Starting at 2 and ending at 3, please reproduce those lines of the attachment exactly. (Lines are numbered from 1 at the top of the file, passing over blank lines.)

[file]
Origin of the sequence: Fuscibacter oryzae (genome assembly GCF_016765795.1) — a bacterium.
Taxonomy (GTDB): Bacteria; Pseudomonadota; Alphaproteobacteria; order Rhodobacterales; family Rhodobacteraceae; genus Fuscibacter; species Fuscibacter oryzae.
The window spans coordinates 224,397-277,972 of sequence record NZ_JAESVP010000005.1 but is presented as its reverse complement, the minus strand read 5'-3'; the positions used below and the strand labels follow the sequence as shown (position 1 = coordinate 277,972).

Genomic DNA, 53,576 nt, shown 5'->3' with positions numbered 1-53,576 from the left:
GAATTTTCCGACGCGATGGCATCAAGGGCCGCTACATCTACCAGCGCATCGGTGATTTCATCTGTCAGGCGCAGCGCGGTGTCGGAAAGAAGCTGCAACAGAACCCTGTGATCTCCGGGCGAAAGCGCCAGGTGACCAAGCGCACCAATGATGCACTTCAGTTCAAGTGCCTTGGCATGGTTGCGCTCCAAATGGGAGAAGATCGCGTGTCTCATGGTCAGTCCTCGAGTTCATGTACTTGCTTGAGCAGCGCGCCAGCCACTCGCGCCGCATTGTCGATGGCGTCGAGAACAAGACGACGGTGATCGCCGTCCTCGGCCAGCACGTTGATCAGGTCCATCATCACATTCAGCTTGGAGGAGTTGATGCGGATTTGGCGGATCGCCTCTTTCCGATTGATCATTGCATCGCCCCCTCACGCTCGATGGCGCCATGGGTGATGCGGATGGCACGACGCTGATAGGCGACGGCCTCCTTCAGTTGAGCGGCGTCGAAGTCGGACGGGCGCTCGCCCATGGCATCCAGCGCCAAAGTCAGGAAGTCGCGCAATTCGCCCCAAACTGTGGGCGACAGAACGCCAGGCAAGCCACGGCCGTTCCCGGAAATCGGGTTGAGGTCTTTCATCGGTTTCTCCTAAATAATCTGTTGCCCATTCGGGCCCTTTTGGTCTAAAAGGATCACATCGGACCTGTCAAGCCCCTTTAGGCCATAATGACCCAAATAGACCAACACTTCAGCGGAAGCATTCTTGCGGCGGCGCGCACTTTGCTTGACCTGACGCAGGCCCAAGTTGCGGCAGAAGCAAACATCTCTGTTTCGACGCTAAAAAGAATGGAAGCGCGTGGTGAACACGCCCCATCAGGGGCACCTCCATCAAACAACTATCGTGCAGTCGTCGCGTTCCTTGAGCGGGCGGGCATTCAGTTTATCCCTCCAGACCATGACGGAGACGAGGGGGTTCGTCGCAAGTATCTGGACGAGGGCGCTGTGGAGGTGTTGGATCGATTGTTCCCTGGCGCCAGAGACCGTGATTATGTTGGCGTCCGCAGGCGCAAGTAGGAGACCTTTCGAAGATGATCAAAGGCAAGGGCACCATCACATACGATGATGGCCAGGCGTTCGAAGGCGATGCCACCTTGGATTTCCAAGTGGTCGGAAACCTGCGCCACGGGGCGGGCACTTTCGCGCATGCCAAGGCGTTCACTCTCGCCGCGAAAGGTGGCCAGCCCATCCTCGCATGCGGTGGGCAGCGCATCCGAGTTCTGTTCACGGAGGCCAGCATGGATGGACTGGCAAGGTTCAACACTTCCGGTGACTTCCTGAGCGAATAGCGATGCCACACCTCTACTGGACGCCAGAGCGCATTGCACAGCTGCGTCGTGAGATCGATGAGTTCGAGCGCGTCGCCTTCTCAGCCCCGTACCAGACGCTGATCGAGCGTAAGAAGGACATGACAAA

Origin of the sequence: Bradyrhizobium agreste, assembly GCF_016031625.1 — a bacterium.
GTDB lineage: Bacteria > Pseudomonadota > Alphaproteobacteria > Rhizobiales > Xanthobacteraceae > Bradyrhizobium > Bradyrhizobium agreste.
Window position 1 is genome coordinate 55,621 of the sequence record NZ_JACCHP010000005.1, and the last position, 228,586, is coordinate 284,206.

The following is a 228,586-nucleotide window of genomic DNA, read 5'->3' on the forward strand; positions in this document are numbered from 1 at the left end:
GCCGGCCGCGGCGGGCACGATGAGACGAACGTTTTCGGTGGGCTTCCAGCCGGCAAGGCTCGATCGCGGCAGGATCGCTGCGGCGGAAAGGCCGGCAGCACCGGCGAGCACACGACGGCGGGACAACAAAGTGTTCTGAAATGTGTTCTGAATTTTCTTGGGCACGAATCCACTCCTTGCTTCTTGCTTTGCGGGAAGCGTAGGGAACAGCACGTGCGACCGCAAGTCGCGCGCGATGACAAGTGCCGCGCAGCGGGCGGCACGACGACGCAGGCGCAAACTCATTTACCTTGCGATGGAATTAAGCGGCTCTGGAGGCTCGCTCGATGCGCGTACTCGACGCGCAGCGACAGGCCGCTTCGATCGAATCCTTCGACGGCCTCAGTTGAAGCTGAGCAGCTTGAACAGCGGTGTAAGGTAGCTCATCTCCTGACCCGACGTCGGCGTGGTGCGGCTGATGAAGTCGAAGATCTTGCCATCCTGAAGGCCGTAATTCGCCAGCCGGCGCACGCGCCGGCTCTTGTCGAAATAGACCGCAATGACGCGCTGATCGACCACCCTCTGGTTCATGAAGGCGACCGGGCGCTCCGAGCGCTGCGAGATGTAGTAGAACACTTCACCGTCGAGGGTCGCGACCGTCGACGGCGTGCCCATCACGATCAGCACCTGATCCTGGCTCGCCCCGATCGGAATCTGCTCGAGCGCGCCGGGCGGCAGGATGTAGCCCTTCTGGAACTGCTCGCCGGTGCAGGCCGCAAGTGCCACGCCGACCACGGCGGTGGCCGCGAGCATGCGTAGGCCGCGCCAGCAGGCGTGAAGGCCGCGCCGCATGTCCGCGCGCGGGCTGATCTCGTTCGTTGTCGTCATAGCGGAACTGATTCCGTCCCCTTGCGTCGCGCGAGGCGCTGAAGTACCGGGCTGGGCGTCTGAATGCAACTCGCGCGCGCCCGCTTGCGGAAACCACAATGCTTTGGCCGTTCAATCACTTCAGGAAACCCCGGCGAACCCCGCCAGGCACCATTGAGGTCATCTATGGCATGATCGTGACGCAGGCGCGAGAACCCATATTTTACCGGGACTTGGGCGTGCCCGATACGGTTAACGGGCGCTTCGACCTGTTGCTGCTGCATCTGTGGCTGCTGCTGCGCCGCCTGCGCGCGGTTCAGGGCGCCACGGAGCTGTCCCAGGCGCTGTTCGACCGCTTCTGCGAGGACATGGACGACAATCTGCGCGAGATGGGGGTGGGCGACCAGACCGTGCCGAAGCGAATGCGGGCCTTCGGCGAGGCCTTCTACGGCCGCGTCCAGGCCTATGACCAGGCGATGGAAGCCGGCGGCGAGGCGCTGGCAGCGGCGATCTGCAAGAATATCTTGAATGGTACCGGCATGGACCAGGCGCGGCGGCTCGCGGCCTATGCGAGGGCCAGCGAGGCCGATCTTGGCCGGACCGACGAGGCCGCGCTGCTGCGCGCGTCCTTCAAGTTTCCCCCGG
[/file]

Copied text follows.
Taxonomy (GTDB): Bacteria; Pseudomonadota; Alphaproteobacteria; order Rhodobacterales; family Rhodobacteraceae; genus Fuscibacter; species Fuscibacter oryzae.
The window spans coordinates 224,397-277,972 of sequence record NZ_JAESVP010000005.1 but is presented as its reverse complement, the minus strand read 5'-3'; the positions used below and the strand labels follow the sequence as shown (position 1 = coordinate 277,972).